Sony’s rootkit infringes on software copyrights
Close examination of the rootkit that Sony’s audio CDs attack their customers’ PCs with has revealed that their malicious software is built on code that infringes on copyright. Indications are that Sony has included the LAME music encoder, which is licensed under the Lesser General Public License (LGPL), which requires that those who use it attribute the original software and publish some of the code they write to use the library. Sony has done none of this.
The evidence against Sony is compelling, and this further reveals the hypocrisy of Sony’s actions. Sony claims that it needs to install dangerous, malicious, underhanded software on its customers’ computers to protect its copyrights, but in order to write this malware, it has no compunction about infringing on the copyrights of public-spirited software authors who make their works available under free software licenses like the GPL.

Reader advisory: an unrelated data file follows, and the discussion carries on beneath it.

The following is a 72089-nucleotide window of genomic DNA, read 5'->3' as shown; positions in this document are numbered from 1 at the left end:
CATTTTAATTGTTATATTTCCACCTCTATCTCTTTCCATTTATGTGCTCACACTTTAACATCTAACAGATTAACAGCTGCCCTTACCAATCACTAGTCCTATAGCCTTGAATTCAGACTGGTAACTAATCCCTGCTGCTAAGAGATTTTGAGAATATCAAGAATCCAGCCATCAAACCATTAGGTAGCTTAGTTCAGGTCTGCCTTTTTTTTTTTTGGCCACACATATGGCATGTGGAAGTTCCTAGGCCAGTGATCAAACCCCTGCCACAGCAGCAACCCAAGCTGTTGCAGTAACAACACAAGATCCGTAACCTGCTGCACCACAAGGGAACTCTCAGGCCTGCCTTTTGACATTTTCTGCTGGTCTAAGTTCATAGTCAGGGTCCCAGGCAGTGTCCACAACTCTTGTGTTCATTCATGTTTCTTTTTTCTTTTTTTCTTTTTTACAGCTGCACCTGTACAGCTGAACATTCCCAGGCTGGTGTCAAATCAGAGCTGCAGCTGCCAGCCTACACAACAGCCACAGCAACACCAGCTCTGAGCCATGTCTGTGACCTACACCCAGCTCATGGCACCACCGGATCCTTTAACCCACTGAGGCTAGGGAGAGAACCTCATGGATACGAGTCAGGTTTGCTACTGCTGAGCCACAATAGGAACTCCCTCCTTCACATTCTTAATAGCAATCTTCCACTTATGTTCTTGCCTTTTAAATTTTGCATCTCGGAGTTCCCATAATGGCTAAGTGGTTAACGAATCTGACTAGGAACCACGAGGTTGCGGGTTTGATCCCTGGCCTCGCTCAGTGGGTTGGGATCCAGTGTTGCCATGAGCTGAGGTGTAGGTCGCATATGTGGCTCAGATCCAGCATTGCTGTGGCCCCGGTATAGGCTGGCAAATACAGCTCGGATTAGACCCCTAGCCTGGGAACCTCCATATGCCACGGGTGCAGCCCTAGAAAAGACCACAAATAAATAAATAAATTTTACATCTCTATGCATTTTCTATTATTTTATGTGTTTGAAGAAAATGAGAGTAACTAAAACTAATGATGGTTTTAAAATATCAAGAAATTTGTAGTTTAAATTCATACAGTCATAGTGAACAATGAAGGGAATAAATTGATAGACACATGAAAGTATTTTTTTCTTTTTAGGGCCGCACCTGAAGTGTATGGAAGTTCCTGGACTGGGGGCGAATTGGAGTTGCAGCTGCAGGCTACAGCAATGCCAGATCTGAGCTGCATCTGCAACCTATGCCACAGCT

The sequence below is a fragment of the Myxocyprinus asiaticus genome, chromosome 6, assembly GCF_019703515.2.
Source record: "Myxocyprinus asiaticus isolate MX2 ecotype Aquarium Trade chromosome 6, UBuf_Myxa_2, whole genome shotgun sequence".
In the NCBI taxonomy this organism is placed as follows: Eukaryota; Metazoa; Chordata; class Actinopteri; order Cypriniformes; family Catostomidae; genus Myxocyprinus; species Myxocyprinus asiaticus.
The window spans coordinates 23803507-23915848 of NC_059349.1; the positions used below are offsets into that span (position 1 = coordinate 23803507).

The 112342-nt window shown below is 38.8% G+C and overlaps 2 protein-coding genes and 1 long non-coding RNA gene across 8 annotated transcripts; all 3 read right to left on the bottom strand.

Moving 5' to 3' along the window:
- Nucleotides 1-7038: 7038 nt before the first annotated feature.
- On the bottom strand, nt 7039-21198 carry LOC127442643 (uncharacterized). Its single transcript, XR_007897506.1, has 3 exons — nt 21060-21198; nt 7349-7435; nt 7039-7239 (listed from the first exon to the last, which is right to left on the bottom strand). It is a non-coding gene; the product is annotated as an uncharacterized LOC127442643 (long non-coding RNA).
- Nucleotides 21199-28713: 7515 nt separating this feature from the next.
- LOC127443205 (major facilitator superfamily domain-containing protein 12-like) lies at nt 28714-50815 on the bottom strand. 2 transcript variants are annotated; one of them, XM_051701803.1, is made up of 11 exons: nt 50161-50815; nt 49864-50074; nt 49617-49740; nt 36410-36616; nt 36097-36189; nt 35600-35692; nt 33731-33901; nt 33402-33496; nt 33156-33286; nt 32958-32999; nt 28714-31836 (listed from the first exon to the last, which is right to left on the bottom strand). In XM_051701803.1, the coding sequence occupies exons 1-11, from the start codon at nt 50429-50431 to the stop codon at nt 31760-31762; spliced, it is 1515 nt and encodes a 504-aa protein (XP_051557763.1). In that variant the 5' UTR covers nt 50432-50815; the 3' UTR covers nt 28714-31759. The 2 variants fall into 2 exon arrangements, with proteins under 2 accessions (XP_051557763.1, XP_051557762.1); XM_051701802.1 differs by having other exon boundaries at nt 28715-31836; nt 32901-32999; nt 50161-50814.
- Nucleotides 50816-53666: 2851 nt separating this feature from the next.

Update – and now Sony/BMG are getting sued by the Texas Attorney General because of the spyware contained in the copy-protection of the CDs.
This is a couple of weeks old already, but won’t go away. Sony made a mistake and I would guess the Japanese HQ is upset over this loss of face. Was it a terrible mistake to purchase Columbia Records and Movies in the Eighties? What has happened to that great and very innovating company that was so influential in the Seventies? Apple is the new Sony some people say. I don’t own any Sony stuff anymore. It’s been replaced by other brands who innovate more.